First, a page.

What is collagen?
Collagen is the most plentiful protein in the body that provides structure to much of our body, including bones, skin, tendons, and ligaments and helping our blood clot.
But what is collagen? And what is it good for?
Collagen is the most abundant protein in your body, accounting for about a third of its protein composition. It’s one of the major building blocks of bones, skin, muscles, tendons, and ligaments. Collagen is also found in many other body parts, including blood vessels, corneas, and teeth.
You can think of it as the “glue” that holds all these things together. In fact, the word comes from the Greek word “kólla,” which means glue.
What does it do in your body?
There are at least 16 types of collagen. The four main types are type I, II, III, and IV:
Type I:This type accounts for 90% of your body’s collagen and is made of densely packed fibers. It provides structure to skin, bones, tendons, fibrous cartilage, connective tissue, and teeth.
Type II:his type is made of more loosely packed fibers and is found in elastic cartilage, which cushions joints.
Type III:This type supports the structure of muscles, organs, and arteries.
Type IV:This type helps with filtration and is found in layers of your skin.
There are at least 16 types of collagen. It’s found throughout your body, providing structure and support. As you age, your body produces less and lower-quality collagen. One of the visible signs of this is in your skin, which becomes less firm and supple. Cartilage also weakens with age.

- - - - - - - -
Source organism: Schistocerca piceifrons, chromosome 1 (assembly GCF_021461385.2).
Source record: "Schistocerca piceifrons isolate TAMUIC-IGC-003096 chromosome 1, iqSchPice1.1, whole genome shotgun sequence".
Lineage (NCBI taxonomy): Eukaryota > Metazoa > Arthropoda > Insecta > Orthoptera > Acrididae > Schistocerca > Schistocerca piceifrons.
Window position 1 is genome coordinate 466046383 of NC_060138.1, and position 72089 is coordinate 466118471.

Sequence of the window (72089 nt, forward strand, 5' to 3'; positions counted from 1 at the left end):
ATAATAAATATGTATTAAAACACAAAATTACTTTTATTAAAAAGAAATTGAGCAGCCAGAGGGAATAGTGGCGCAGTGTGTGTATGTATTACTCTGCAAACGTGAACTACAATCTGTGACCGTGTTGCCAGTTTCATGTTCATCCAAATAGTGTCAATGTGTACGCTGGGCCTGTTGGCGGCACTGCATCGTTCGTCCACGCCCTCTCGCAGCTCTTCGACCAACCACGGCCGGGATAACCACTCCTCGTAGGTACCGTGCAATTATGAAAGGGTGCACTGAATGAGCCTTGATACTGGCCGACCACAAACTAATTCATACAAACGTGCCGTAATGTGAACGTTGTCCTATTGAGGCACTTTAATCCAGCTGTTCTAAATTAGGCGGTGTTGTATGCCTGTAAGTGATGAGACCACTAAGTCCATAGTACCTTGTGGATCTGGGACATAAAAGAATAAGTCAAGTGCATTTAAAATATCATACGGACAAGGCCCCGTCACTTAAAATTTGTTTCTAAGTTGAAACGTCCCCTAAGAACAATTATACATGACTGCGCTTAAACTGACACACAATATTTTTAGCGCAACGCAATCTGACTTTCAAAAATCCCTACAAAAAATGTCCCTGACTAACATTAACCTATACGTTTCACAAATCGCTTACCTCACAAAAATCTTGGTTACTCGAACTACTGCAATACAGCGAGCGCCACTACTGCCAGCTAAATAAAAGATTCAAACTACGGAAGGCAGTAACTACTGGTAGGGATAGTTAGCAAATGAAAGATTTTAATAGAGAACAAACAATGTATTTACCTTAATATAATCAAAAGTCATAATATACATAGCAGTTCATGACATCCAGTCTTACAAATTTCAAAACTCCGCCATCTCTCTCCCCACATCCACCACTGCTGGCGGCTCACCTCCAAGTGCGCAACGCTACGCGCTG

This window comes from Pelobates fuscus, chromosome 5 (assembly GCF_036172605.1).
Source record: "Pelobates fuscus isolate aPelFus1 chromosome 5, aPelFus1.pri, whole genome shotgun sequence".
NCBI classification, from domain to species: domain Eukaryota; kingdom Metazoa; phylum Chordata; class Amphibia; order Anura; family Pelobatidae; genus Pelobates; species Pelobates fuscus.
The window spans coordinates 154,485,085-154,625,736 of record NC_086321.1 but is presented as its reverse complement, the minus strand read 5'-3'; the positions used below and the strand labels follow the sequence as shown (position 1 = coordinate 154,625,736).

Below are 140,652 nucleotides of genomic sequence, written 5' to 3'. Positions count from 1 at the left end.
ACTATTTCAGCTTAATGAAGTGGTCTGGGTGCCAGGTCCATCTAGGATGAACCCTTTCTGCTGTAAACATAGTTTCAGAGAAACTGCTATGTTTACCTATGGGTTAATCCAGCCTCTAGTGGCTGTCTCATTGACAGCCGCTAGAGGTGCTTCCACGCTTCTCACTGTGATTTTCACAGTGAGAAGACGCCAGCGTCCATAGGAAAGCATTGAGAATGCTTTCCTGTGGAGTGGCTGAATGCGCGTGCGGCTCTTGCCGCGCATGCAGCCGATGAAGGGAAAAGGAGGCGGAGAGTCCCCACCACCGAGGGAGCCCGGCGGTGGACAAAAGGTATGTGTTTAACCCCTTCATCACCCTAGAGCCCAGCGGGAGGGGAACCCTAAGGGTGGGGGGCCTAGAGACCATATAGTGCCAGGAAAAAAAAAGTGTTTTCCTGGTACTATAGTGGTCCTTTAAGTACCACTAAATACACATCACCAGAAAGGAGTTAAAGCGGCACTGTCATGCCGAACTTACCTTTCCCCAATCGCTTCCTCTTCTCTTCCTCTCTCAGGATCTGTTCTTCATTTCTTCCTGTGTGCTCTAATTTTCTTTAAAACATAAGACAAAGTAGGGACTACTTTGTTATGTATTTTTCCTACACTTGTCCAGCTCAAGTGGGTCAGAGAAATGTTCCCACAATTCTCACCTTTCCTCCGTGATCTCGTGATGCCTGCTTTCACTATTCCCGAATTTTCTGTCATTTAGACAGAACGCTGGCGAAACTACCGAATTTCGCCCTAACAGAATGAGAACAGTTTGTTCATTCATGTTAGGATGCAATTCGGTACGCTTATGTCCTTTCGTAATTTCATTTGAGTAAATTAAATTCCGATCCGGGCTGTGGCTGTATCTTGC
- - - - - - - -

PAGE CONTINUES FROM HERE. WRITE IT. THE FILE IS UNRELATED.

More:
What are the Nutrients that Increase Collagen Production ?
All collagen starts off as procollagen. Your body makes procollagen by combining two amino acids: glycine and proline. This process uses vitamin C. You may be able to help your body produce this important protein by making sure you get plenty of the following nutrients:
Vitamin C:Large amounts are found in citrus fruits, bell peppers, and strawberries
Proline:Large amounts are found in egg whites, wheat germ, dairy products, cabbage, asparagus, and mushrooms
Glycine:Large amounts are found in pork skin, chicken skin, and gelatin, but glycine is also found in various protein-containing foods
Copper:Large amounts are found in organ meats, sesame seeds, cocoa powder, cashews, and lentils
Four of the nutrients that help produce collagen are vitamin C, proline, glycine, and copper. Also, eating high quality protein gives your body the amino acids it needs.
What Can Damage Collagen ?
Sugar and refined carbs:
- Sugar interferes with collagen’s ability to repair itself. Minimize your consumption of added sugar and refined carbs
Too much sunshine:Ultraviolet radiation can reduce collagen production. Avoid excessive sun exposure
Smoking:Smoking reduces collagen production. This can impair wound healing and lead to wrinkles
- Some autoimmune disorders, such as lupus, can also damage collagen.
How Can You Supplement Collagen?
Collagen is found in the connective tissues of animal bones, hence animal products such as bone broth, gelatin, chicken skin, and pork skin are very high in collagen and very high in the amino acids needed to produce it. However, eating protein, it’s broken down into amino acids and then reassembled, so the collagen you eat wouldn’t translate directly into higher levels in your body.
As a skincare therapist Dana offers, in her Beauty Salon in Richmond, to the clients mesotherapy facial that helps delivering the collagen cocktail to the deep layers of skin, hence providing a powerful boost of collagen level.